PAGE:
By David Carr
A distinct green tinge hung over this year’s Farnborough Air Show as the aviation community, battered by the volatile price of oil and embattled by activists and government regulators, set out to establish their environmental bona fides.
By David Carr
The aerospace industry used the 60th edition of the Farnborough Air Show to showcase green technology and wave a couple of red flags. David Carr reports in the third of three parts on Flying Green.
A distinct green tinge hung over this year’s Farnborough Air Show as the aviation community, battered by the volatile price of oil and embattled by activists and government regulators, set out to establish their environmental bona fides. Canada’s Bombardier Aerospace promoted the 100- and 140-seat CSeries passenger jets launched at the beginning of the show by littering the grounds with recycling bins that announced, “A new planet, a new plane.”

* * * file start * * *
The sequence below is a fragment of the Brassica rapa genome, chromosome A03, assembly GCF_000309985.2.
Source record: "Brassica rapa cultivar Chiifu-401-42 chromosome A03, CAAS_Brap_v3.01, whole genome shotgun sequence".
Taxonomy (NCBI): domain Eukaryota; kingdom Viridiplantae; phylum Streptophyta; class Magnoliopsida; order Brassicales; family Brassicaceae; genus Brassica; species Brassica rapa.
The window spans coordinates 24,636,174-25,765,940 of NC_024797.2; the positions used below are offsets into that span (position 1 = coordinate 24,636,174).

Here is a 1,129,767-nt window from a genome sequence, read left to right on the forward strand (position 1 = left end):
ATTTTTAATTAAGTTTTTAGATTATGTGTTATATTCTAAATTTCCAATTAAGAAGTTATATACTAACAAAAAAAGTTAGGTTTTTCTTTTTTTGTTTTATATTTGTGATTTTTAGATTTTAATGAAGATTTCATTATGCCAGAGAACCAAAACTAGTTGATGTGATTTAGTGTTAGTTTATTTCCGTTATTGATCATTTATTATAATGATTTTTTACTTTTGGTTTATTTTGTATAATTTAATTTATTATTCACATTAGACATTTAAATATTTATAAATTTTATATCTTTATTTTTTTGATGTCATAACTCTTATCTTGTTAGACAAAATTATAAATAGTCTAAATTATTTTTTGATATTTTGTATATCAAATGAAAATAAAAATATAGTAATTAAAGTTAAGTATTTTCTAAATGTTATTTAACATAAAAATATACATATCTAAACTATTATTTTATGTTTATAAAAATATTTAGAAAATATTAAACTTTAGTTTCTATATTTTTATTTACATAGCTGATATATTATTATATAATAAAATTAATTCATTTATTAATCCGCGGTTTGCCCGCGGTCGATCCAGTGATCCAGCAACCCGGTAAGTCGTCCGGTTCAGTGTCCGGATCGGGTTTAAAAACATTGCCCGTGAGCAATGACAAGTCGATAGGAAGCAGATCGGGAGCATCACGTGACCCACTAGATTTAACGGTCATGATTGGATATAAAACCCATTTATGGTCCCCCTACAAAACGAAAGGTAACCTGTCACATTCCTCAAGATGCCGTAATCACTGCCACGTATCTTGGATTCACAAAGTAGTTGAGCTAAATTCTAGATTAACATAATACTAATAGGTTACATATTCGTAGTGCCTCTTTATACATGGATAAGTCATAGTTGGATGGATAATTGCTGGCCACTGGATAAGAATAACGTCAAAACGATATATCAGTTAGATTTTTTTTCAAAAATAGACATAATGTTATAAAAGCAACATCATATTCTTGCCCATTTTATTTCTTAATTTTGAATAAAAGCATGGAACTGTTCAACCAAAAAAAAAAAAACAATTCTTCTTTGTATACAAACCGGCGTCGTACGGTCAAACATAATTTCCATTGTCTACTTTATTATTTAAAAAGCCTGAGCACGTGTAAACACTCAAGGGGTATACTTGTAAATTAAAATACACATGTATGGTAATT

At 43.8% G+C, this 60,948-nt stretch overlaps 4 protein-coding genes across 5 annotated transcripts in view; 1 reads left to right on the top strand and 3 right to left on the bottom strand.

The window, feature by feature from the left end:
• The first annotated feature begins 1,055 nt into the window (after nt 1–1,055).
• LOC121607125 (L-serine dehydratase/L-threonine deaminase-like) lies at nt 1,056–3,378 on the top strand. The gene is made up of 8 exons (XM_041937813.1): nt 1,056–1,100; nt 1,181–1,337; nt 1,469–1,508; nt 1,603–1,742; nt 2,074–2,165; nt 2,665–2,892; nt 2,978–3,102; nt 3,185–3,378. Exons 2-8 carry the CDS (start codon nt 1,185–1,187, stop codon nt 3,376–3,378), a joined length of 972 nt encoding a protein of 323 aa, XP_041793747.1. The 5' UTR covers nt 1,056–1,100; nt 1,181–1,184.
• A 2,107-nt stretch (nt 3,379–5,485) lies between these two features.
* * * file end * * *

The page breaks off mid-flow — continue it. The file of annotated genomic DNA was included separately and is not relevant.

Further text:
“The CSeries family offers the greatest single-aisle aircraft in its class,” Gary Scott, president of Bombardier Commercial Aircraft and a former Boeing executive, commented. “It will set a new benchmark in the industry, using as little as two litres of fuel per passenger per 100 kilometres in its more dense seating layouts.”
The consensus is everybody wants a new generation of airplanes that are quieter, cleaner and more fuel efficient, but Walter Di Bartolomeo, vice-president of engineering for Montreal-based Pratt & Whitney Canada (P&WC) denies that aviation has only just caught on. “P&WC has been focused on minimizing any environmental impact for 20 years,” he told Wings. “The PW307, which powers the Dassault Falcon 7X, is one of the greenest engines in its market today, while the PW800 is designed to stay ahead of ICAO standards for 10 to 15 years.”
Other sources for improvement will come from new aircraft designs, lighter components and advances in bio-fuel technology, a challenge Scott Carson, chief executive of Boeing Commercial Airplanes, compares to landing a man on the moon, a 180-degree turn for the manufacturer from the 2006 edition of Farnborough. But for now at least, the engine appears to be the thing, with every manufacturer under pressure to develop new ones.